Staff Publications

Staff Publications

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    'Staff publications' is the digital repository of Wageningen University & Research

    'Staff publications' contains references to publications authored by Wageningen University staff from 1976 onward.

    Publications authored by the staff of the Research Institutes are available from 1995 onwards.

    Full text documents are added when available. The database is updated daily and currently holds about 240,000 items, of which 72,000 in open access.

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Record number 504242
Title Arabidopsis CLAVATA1 and CLAVATA2 receptors contribute to Ralstonia solanacearum pathogenicity through a miR169-dependent pathway
Author(s) Hanemian, Mathieu; Barlet, Xavier; Sorin, Céline; Thomma, Bart P.H.J.
Source New Phytologist 211 (2016)2. - ISSN 0028-646X - p. 502 - 515.
DOI http://dx.doi.org/10.1111/nph.13913
Department(s) Laboratory of Phytopathology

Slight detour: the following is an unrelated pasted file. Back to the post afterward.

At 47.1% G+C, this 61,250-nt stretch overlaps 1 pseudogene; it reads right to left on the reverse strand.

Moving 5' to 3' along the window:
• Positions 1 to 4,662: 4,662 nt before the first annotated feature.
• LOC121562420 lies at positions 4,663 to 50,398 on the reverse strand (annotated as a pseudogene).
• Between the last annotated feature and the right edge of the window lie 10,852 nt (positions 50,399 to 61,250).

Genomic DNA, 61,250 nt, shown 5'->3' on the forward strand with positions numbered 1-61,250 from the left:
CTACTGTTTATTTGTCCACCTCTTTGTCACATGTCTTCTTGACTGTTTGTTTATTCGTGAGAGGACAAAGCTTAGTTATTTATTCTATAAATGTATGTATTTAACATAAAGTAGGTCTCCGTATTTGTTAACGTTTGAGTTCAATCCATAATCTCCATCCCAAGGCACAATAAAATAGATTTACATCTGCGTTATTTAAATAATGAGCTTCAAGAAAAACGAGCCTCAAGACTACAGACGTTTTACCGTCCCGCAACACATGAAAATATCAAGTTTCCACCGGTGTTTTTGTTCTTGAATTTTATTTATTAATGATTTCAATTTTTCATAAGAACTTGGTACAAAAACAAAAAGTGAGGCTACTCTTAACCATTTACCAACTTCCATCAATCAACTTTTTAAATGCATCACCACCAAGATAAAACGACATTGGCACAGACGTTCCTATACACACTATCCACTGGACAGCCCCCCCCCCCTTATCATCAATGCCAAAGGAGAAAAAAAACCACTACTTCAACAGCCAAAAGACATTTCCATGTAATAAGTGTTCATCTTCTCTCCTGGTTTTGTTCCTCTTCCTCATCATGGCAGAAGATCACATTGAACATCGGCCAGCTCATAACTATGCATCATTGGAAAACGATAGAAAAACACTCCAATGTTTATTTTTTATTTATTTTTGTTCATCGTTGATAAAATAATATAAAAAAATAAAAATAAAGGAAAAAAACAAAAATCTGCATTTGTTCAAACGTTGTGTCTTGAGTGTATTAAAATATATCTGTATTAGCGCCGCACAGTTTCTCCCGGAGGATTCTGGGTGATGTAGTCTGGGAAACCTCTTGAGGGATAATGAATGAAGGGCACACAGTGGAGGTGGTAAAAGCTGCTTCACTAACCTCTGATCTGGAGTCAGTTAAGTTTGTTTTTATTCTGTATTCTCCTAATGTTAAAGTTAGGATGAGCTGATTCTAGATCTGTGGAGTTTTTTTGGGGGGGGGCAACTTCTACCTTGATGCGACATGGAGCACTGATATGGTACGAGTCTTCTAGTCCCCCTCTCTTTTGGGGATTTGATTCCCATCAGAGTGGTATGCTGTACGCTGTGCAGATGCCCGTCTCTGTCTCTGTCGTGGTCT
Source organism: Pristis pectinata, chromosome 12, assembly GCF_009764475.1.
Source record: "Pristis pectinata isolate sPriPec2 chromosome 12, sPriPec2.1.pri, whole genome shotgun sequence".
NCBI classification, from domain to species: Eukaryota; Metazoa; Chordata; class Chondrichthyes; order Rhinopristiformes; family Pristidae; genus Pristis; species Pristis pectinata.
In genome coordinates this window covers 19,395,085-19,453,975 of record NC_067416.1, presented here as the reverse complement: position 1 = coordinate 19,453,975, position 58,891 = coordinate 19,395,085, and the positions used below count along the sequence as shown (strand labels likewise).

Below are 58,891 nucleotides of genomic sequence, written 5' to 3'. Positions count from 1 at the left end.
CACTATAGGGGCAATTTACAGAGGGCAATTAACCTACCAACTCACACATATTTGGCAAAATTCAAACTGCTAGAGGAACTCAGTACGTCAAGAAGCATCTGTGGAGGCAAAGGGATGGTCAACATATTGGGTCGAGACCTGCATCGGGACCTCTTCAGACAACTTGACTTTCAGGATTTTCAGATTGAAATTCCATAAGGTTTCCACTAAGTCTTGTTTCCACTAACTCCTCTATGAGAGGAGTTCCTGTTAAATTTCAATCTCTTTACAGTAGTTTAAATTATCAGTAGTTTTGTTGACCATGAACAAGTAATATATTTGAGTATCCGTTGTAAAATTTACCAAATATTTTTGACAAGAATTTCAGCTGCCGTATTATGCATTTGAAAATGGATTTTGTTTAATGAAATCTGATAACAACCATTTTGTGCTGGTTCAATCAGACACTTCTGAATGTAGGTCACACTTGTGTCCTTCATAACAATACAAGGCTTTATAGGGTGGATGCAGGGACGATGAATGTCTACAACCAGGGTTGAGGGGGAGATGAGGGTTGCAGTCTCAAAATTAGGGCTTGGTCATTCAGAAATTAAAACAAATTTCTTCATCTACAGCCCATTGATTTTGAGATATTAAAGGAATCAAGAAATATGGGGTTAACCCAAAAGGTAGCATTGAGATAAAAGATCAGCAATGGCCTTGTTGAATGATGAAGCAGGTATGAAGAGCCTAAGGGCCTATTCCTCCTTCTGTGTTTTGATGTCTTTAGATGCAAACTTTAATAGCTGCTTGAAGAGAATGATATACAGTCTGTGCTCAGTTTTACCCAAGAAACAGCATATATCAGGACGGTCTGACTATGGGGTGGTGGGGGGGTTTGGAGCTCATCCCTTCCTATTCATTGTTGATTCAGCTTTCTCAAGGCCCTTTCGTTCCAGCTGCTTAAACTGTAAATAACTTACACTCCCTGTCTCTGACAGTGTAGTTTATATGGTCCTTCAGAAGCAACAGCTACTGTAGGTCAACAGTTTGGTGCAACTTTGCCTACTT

EPS
Publication type Refereed Article in a scientific journal
Publication year 2016
Keyword(s) Affymetrix gene Chip - Arabidopsis thaliana - Bacterial wilt disease - CLAVATA - MiR169 - NF-YA - Plant susceptibility
Abstract

Bacterial wilt caused by Ralstonia solanacearum is one of the most destructive bacterial plant diseases. Although many molecular determinants involved in R. solanacearum adaptation to hosts and pathogenesis have been described, host components required for disease establishment remain poorly characterized. Phenotypical analysis of Arabidopsis mutants for leucine-rich repeat (LRR)-receptor-like proteins revealed that mutations in the CLAVATA1 (CLV1) and CLAVATA2 (CLV2) genes confer enhanced disease resistance to bacterial wilt. We further investigated the underlying mechanisms using genetic, transcriptomic and molecular approaches. The enhanced resistance of both clv1 and clv2 mutants to the bacteria did not require the well characterized CLV signalling modules involved in shoot meristem homeostasis, and was conditioned by neither salicylic acid nor ethylene defence-related hormones. Gene expression microarray analysis performed on clv1 and clv2 revealed deregulation of genes encoding nuclear transcription factor Y subunit alpha (NF-YA) transcription factors whose post-transcriptional regulation is known to involve microRNAs from the miR169 family. Both clv mutants showed a defect in miR169 accumulation. Conversely, overexpression of miR169 abrogated the resistance phenotype of clv mutants. We propose that CLV1 and CLV2, two receptors involved in CLV3 perception during plant development, contribute to bacterial wilt through a signalling pathway involving the miR169/NF-YA module.

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